Here Are The Coolest Attractions At The 'World Of Coca-Cola'

cokeWhere else can you try more than 60 Coke drinks?

Photo: M. Woodruff/Business Insider

As a kid growing up in Atlanta in the early 90s, you could hardly get through a school year without taking a tour of the epic World of Coca-Cola Museum.I was six the first time I was dragged there against my will by visiting relatives, and I’ve always wanted to return as an adult. 

Since then, the museum has been entirely rebuilt and moved a few blocks away into the heart of the city’s Centennial Olympic Park.

It’s huge and attracts more than a million visitors each year, according to Seen Magazine.

I had the chance to check it out last month, and I can safely say it’s worth a visit if you’re passing through.

The new World of Coca-Cola museum has only been around for about five years. It's located in the heart of Atlanta, at Pemberton Place––just steps from CNN World Headquarters.

It's also just a stone's throw away from the massive Georgia Aquarium.

The line for tickets was packed when we visited on a Friday afternoon.

Evidence suggests Southern tourists are dubious of virtual ticketing. Despite constant intercom announcements, we were the only ones to skip the line and hit up the e-ticket kiosk.

At $16, general admission is far from cheap. But after visiting, I can safely say it's worth the cash.

They didn't wait till we were inside to start peddling Coke products.

Thanks to a stringent security system, we were in for a wait––about 15 minutes in the sweltering heat.

At last, we were in! ...Only to be corralled into another waiting area before they let our group enter the exhibits.

There was still plenty to hold our attention. You can't hear it, but a mix of Coke jingles from the last six decades played over the speaker system.

The centrepiece of the lobby was an international display of seven wooden coke bottles sculpted to depict a different country. Here's the USA:

I liked that paid photographs were optional –– on-site workers happily snapped photos on personal cameras as well.

A countdown clock controls entrance into the museum. It's go time!

The first 15 minutes of the museum are the only guided portion of the tour. You hear a brief history of the company and can browse massive collections of memorabilia.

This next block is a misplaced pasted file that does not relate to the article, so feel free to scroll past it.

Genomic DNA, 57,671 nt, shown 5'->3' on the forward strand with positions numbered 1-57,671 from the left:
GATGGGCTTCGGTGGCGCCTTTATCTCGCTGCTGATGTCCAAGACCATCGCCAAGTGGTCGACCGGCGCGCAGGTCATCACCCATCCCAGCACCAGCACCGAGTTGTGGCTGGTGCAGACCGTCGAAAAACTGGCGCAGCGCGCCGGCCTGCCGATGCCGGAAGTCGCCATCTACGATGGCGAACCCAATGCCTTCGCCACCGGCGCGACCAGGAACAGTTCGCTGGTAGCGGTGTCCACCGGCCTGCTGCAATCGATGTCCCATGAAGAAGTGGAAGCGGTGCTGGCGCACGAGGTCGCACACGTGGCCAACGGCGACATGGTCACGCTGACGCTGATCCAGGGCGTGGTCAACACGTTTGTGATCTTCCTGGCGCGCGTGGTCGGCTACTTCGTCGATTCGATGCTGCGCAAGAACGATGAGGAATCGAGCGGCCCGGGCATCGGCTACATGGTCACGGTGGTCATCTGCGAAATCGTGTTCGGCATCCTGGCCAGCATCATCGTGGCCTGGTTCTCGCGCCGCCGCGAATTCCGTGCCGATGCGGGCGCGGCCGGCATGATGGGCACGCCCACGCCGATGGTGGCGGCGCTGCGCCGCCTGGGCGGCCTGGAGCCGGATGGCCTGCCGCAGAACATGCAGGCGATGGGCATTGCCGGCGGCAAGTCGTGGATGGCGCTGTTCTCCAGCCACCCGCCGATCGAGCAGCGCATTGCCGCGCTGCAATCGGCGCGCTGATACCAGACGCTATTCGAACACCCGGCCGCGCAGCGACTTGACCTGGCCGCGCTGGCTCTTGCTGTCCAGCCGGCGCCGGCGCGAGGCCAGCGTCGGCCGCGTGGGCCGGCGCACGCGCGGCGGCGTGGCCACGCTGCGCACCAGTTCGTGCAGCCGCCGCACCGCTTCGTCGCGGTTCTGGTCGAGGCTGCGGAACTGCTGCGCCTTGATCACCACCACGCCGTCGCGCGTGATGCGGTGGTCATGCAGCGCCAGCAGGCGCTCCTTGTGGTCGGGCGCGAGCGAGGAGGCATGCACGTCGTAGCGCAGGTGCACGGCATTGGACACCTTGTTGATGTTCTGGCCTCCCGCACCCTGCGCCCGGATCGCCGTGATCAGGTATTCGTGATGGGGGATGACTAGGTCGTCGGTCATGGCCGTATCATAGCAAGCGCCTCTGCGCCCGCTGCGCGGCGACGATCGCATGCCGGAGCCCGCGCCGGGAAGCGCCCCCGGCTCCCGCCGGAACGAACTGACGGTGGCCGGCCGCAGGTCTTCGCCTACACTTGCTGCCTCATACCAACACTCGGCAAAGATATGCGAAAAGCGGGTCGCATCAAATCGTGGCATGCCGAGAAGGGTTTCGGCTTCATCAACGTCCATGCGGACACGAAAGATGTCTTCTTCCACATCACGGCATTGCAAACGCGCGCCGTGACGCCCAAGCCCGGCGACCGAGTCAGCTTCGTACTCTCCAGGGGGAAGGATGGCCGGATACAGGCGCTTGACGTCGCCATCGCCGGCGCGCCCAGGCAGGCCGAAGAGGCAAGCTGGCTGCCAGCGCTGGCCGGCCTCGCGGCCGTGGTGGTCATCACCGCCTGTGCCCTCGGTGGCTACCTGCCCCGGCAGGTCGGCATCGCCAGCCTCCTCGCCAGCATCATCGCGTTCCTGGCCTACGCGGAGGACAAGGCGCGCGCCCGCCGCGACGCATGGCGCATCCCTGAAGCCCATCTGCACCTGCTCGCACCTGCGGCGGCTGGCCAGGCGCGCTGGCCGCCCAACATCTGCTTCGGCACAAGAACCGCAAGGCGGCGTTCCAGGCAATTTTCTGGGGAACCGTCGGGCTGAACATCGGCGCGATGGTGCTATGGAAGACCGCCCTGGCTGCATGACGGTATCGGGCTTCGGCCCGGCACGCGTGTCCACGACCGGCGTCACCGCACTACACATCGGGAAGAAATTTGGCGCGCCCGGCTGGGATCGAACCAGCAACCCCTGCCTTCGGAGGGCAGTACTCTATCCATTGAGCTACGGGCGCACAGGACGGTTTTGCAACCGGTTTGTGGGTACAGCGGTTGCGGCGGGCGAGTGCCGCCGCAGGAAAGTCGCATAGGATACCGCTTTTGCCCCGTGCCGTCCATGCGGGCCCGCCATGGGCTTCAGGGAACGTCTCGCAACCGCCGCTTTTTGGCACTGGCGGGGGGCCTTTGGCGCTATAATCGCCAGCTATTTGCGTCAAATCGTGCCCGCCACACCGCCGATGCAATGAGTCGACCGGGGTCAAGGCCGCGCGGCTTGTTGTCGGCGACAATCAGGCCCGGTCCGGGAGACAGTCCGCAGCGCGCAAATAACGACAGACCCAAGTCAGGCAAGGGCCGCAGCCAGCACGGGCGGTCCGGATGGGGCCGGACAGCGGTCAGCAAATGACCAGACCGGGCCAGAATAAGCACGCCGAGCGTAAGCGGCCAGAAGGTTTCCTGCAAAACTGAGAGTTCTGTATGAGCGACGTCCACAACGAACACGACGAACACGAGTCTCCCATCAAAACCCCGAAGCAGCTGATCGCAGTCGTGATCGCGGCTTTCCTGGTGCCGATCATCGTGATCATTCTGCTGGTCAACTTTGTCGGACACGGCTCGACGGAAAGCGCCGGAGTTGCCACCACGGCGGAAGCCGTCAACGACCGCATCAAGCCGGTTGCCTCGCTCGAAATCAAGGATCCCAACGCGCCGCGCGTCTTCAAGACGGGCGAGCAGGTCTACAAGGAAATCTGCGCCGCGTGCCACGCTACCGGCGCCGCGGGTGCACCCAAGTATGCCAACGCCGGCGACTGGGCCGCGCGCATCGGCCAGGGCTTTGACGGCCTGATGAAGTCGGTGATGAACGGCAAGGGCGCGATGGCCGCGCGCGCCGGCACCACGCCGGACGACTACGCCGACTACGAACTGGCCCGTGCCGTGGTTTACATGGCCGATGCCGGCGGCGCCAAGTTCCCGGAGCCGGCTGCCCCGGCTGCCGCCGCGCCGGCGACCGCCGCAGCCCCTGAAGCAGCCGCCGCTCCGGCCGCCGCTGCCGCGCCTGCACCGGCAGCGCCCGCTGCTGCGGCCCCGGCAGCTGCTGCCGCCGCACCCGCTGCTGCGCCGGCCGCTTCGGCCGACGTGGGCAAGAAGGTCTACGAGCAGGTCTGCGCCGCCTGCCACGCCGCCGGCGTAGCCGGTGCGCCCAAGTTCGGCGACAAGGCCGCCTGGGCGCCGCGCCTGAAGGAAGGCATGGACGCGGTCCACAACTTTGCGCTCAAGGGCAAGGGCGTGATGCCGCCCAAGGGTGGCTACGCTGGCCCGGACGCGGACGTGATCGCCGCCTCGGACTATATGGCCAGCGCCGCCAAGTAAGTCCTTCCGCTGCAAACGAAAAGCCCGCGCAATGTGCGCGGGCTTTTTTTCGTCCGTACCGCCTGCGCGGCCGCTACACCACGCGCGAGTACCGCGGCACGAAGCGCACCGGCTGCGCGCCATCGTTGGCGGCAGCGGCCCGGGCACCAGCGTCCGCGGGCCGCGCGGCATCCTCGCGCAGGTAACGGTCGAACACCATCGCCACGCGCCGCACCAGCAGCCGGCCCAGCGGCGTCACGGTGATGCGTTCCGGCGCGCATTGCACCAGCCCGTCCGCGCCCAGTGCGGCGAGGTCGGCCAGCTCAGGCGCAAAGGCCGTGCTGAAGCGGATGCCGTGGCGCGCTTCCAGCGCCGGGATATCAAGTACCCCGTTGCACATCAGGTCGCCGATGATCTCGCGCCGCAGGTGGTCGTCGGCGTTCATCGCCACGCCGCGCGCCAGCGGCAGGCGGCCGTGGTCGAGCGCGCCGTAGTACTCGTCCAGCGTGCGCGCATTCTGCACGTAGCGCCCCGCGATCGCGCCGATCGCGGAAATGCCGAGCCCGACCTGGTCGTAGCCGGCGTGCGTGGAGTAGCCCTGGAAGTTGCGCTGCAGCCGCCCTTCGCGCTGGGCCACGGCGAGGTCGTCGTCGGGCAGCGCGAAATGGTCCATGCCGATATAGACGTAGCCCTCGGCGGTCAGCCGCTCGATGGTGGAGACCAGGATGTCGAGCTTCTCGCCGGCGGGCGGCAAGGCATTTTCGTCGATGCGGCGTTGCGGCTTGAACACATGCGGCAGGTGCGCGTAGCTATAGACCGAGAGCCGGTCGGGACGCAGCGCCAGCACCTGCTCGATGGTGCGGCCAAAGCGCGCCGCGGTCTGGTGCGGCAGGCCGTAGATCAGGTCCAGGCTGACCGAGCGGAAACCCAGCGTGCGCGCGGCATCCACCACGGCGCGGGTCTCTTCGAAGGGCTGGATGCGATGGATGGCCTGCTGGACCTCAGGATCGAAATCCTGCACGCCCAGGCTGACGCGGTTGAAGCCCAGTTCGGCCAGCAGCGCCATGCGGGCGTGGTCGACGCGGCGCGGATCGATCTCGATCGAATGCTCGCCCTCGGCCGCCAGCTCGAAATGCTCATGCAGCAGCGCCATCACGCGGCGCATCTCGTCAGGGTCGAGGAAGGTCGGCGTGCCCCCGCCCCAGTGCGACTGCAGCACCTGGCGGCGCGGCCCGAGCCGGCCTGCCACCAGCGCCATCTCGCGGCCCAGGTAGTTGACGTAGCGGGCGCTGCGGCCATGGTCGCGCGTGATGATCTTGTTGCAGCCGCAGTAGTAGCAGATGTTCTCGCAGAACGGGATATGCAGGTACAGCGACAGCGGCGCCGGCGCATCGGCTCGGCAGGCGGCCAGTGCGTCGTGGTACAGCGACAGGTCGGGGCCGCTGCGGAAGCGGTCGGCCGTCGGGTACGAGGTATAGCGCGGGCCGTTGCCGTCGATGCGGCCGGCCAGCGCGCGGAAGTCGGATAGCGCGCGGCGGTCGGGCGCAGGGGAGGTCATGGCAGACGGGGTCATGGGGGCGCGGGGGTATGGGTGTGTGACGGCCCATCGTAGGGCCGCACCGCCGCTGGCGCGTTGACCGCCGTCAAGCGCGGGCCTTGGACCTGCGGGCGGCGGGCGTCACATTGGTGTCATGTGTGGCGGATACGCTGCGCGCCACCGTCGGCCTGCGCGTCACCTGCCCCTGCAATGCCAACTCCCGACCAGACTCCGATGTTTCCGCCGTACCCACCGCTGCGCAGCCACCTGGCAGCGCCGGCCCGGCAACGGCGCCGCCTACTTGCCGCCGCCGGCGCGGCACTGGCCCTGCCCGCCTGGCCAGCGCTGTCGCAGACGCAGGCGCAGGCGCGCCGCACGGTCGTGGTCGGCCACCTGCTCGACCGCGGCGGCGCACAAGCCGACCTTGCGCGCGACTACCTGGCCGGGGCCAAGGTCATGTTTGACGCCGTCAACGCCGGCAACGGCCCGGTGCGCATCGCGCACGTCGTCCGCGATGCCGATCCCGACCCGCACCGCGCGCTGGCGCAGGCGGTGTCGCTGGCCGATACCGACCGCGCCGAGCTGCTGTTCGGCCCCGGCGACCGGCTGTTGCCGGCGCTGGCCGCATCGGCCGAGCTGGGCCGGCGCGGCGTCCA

Wendy, the so-called 'Cheerleader' of Coca-Cola plays tour guide in the film. If you're lucky, you can meet her in person later on.

It wasn't long before we met a familiar face.

The infamous Coca-Cola polar bear was on photo-op duty all day. The line moved pretty quickly and, again, you could use your own camera.

Cheerleader Wendy kept the waiting line in check.

You can't visit the World of Coca-Cola without checking out the Taste It! exhibit.

Here's where you get to taste more than 60 different Coke products from around the world.

But first, you've got to get your tasting cup.

Each station is separated by continent.

Kids were all over the machines.

With all that soda flying, the floor was a sticky mess in some places. A janitor mopped up around our feet as we drank.

Not all of the action was on the ground. Bottles of coke soared overhead as well.

If the fizzy stuff isn't up your alley, there's a Vitamin Water sampler station nearby.

Our next stop was the 4-D movie theatre.

We were really impressed with their theatre entrance. Each aisle was connected to a door and outside of the theatre, circles on the carpet designated an available seat.

It was a fun ride. They mean it when they say 4-D––Our chairs jolted back and forth and we were blasted by water sprays and wind throughout the film.

Exiting was just as easy as entering the theatre.

Outside the theatre, we ran right into this interactive media wall. Tap the screen and check out pre-recorded testimonials from Coca-Cola fans around the world.

The Pop Culture exhibit next door was filled with eye candy. It would take hours just to inspect every item included in the multi-room exhibit, which includes fan memorabilia and artwork from Andy Warhol and Norman Rockwell.

Each of these bottles was hand-carved.

They have reason to be paranoid. Coke has heavily guarded it's secret formula since it was created by John S. Pemberton in the late 19th century.

Here's Pemberton mixing up a batch of Coke back in its early days.

There was a lot to read in this exhibit.

Much of the exhibit is dedicated to Robert Woodruff, a wealthy entrepreneur who purchased Coca-Cola in the early 20th century. (No relation to this reporter...unfortunately.)

Certainly not the most interesting exhibits.

That way you can skip straight to the Bottle Works. This is where you get a peak inside the bottling process.

Here, you can see an ultra-slowed down assembly line for 8-ounce bottles of Coca-Cola Classic.

It's quite a process.

Once bottled, the bottles roll out on a conveyor belt back upstairs to the Taste It exhibit. You can pick it up on the way out of the museum.

The exit conveniently feeds into the museum's massive souvenir shop.

Kids were dragging around plush polar bears everywhere.

What museum is complete without a $20 T-shirt?

They had an incredible selection of bottle openers, which were probably the best value at under $10 a pop.

Now take a tour of something more exotic...

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